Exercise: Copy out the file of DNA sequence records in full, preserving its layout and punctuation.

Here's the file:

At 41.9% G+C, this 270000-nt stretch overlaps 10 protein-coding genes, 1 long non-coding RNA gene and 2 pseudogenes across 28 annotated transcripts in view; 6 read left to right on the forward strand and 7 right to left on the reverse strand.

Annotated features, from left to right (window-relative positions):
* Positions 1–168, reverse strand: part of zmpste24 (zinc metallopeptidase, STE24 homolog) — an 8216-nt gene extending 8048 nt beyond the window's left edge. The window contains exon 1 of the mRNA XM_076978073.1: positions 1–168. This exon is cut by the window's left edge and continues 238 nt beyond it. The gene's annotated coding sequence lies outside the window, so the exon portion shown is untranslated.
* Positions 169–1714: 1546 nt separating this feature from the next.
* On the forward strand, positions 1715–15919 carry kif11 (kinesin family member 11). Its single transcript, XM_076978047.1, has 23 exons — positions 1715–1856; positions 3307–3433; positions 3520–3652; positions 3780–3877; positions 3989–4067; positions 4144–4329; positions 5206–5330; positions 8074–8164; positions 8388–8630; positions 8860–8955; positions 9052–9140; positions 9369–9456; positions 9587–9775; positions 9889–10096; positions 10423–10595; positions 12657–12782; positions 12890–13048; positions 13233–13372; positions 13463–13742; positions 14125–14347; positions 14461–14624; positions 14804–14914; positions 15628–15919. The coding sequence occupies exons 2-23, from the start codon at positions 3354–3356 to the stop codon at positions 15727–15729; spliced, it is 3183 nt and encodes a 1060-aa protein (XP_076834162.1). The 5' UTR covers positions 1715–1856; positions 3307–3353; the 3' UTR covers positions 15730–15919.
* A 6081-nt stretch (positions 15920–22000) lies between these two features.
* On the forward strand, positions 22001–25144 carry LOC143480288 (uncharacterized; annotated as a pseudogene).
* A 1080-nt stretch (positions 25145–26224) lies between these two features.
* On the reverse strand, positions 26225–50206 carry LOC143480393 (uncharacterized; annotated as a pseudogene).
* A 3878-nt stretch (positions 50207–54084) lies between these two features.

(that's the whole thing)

At 41.9% G+C, this 270000-nt stretch overlaps 10 protein-coding genes, 1 long non-coding RNA gene and 2 pseudogenes across 28 annotated transcripts in view; 6 read left to right on the forward strand and 7 right to left on the reverse strand.

Annotated features, from left to right (window-relative positions):
* Positions 1–168, reverse strand: part of zmpste24 (zinc metallopeptidase, STE24 homolog) — an 8216-nt gene extending 8048 nt beyond the window's left edge. The window contains exon 1 of the mRNA XM_076978073.1: positions 1–168. This exon is cut by the window's left edge and continues 238 nt beyond it. The gene's annotated coding sequence lies outside the window, so the exon portion shown is untranslated.
* Positions 169–1714: 1546 nt separating this feature from the next.
* On the forward strand, positions 1715–15919 carry kif11 (kinesin family member 11). Its single transcript, XM_076978047.1, has 23 exons — positions 1715–1856; positions 3307–3433; positions 3520–3652; positions 3780–3877; positions 3989–4067; positions 4144–4329; positions 5206–5330; positions 8074–8164; positions 8388–8630; positions 8860–8955; positions 9052–9140; positions 9369–9456; positions 9587–9775; positions 9889–10096; positions 10423–10595; positions 12657–12782; positions 12890–13048; positions 13233–13372; positions 13463–13742; positions 14125–14347; positions 14461–14624; positions 14804–14914; positions 15628–15919. The coding sequence occupies exons 2-23, from the start codon at positions 3354–3356 to the stop codon at positions 15727–15729; spliced, it is 3183 nt and encodes a 1060-aa protein (XP_076834162.1). The 5' UTR covers positions 1715–1856; positions 3307–3353; the 3' UTR covers positions 15730–15919.
* A 6081-nt stretch (positions 15920–22000) lies between these two features.
* On the forward strand, positions 22001–25144 carry LOC143480288 (uncharacterized; annotated as a pseudogene).
* A 1080-nt stretch (positions 25145–26224) lies between these two features.
* On the reverse strand, positions 26225–50206 carry LOC143480393 (uncharacterized; annotated as a pseudogene).
* A 3878-nt stretch (positions 50207–54084) lies between these two features.